Mane’s battle with Walker is made particularly interesting by the latter’s complex positioning. If the game wears on at 0-0 then Guardiola will be forced to encourage Walker to bomb forward, and yet to do so would clearly leave City vulnerable to Mane’s pace. Equally, should Mane hug the touchline then it will be very difficult for Walker to justify holding an inverted position, and yet to follow Mane would leave City – once again – looking soft in the centre.

It’s all a bit complicated. Basically, keep an eye on how Mane and Walker interact with one another.


3) Do Liverpool have a plan to stop Mahrez and B. Silva combining on the right flank?
The Mane-Walker battle probably means neither player will be involved in City attacks, which increases the likelihood of the hosts finding success down that flank. In Kevin de Bruyne’s absence (and he is unlikely to feature on Thursday) Guardiola has been relying on Bernardo Silva’s clever movement in the right-centre column, the Portuguese often linking with Riyad Mahrez to create a unique partnership in the Premier League.

Throughout the last couple of months B. Silva and Mahrez have interacted like double right wingers; when one goes wide the other comes inside, creating a system that eliminates the need for an overlapping right-back – and generally confuses opposition defences. The combination led directly to City’s first goal last time out against Southampton, who sat in an ultra-narrow 4-3-3 not dissimilar to Liverpool’s formation.

Klopp’s team can be guilty of leaving too much space on the outside of the midfield three, opening up a window of opportunity for a Mahrez-Silva one-two to overwhelm Andrew Robertson. Fabinho has a crucial role to play in following Silva across and providing additional cover.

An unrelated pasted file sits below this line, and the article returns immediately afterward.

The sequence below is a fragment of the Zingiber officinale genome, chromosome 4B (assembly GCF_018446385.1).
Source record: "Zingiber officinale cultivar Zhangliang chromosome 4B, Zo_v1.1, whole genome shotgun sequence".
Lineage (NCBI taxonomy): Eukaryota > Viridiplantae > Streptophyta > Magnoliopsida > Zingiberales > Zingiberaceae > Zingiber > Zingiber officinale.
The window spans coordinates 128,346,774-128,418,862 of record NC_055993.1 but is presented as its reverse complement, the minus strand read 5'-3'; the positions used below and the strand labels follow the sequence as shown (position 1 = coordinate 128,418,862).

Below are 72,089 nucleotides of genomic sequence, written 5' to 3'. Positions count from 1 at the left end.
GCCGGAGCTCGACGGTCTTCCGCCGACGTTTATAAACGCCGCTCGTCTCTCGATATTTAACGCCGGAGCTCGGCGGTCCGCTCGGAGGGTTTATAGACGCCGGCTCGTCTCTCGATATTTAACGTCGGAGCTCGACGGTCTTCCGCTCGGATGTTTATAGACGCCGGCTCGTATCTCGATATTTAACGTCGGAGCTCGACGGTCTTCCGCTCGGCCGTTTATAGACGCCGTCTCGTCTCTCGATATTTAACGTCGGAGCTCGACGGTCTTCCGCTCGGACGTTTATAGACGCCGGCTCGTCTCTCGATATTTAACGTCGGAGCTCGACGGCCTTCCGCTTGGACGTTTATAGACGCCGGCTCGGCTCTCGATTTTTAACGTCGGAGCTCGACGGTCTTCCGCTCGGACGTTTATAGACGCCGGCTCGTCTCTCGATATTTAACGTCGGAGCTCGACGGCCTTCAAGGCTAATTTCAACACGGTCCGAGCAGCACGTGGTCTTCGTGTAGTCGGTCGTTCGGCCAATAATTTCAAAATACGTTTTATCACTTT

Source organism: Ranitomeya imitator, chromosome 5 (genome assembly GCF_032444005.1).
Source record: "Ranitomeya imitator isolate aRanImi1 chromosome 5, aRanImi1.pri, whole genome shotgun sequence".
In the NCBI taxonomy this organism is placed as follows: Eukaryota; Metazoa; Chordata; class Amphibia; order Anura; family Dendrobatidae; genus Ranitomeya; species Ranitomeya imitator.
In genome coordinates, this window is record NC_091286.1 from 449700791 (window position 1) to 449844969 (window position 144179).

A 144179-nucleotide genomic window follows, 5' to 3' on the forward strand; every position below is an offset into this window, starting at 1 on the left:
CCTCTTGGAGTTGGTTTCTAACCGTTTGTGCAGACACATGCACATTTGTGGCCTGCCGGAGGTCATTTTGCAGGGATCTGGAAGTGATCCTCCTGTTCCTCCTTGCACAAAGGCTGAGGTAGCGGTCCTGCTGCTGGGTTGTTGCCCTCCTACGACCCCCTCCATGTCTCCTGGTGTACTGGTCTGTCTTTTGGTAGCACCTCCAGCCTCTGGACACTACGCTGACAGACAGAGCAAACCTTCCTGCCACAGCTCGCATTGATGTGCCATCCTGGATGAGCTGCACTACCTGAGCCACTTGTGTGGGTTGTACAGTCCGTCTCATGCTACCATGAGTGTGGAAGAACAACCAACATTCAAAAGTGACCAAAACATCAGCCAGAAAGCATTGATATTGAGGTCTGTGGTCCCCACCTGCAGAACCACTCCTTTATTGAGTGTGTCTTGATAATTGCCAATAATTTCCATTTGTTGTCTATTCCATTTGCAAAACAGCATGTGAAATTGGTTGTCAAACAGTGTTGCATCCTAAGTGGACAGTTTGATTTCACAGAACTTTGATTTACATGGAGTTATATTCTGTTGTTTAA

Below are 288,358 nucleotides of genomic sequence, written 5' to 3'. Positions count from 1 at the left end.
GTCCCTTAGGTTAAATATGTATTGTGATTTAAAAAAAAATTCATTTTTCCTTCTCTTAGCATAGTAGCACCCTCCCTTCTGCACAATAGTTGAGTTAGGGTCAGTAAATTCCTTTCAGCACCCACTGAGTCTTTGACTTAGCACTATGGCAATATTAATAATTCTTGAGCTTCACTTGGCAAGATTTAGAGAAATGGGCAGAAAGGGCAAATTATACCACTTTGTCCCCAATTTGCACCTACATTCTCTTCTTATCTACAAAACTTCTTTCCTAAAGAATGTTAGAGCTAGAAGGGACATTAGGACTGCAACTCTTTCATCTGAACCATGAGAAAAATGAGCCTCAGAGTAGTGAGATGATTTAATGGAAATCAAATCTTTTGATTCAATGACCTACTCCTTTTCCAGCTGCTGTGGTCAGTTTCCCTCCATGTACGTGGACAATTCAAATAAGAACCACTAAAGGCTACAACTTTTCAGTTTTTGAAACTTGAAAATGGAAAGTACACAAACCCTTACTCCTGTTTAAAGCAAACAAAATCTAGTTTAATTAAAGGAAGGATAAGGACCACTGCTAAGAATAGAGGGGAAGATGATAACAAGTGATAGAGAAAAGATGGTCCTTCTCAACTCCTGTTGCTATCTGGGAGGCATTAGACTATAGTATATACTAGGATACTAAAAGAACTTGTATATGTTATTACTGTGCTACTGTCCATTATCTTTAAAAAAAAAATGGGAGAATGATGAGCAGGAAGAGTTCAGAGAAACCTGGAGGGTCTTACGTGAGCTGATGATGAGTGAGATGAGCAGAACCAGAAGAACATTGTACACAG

4) Can Salah get the better of Zinchenko down Liverpool’s right?
The game’s crucial mismatch is, of course, Mohamed Salah versus third choice left-back Oleksandr Zinchenko. He made a glaring error against Southampton on Sunday that highlighted his hesitancy in possession; Zinchenko won’t be looking forward to the swarming Liverpool press, which will look to target the 22-year-old.

Salah is back to his best, and that means an unmatched ability to square up to a full-back and dribble past him – or just flick it round him with his first touch and leave him for dead. The only way this one-on-one doesn’t end in at least one Liverpool goal is if Guardiola devises a plan to give Zinchenko additional support. With Fernandinho covering the width of the pitch and David Silva directly ahead of Zinchenko, that doesn’t seem likely.


5) Can David Silva and Raheem Sterling make life difficult for Alexander-Arnold and Lovren?
This is very much a game for wingers. If Liverpool’s immaculate defence has a weakness then it’s Trent Alexander-Arnold’s positional play, particularly when he is being backed up by Dejan Lovren – a man who doesn’t always handle pressure too well.

Alexander-Arnold can be guilty of committing to challenges that leave the defence exposed, and while these small mistakes are increasingly rare, David Silva and Raheem Sterling (or Leroy Sane) will feel a slight advantage. Silva’s through balls down the left will certainly test Alexander-Arnold, and if a City winger gets behind the young England defender then Liverpool fans have every right to panic. Lovren hasn’t really been tested since coming into the side. Silva, Sterling, and Sergio Aguero will apply serious pressure.

Alex Keble